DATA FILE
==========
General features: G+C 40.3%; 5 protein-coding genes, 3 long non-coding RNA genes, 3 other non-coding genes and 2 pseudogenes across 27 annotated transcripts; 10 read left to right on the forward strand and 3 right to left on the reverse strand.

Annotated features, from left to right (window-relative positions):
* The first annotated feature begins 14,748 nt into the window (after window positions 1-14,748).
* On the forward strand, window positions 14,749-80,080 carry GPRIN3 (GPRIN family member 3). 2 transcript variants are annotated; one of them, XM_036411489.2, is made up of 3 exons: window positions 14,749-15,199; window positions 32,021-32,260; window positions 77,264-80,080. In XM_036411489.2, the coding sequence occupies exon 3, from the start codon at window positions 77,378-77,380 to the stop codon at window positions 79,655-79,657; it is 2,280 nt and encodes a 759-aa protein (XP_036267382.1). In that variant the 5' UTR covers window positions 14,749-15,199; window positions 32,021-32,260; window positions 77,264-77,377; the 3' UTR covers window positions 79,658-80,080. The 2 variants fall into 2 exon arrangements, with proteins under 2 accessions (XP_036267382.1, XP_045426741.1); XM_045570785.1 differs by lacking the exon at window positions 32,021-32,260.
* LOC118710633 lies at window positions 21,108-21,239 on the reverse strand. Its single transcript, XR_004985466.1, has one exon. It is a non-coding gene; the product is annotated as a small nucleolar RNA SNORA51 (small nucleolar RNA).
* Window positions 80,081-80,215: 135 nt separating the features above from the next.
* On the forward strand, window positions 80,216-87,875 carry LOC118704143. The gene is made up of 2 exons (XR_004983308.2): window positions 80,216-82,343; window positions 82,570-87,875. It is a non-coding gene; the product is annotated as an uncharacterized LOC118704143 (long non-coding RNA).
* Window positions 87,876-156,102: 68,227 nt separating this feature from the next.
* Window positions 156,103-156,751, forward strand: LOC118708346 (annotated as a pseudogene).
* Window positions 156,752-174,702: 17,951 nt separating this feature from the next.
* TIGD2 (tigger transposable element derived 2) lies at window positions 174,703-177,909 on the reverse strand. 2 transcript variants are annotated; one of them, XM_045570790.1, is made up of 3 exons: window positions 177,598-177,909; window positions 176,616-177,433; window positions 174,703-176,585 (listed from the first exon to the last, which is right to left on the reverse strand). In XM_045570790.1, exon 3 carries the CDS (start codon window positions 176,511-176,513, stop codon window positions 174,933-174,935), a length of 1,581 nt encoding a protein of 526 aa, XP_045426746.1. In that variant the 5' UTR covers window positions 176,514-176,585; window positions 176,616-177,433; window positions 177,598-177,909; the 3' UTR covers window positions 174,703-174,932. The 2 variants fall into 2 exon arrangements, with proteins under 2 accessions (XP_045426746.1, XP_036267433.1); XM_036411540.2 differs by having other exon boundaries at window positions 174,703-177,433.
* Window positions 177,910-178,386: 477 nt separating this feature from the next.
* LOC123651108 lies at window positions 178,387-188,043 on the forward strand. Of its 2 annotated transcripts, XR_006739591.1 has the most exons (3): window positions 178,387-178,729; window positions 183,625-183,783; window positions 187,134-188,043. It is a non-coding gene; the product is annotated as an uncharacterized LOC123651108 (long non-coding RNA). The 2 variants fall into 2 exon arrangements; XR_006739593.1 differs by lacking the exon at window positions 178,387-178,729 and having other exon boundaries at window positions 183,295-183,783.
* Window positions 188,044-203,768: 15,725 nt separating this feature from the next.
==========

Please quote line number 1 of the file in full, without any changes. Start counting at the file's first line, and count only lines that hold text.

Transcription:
General features: G+C 40.3%; 5 protein-coding genes, 3 long non-coding RNA genes, 3 other non-coding genes and 2 pseudogenes across 27 annotated transcripts; 10 read left to right on the forward strand and 3 right to left on the reverse strand.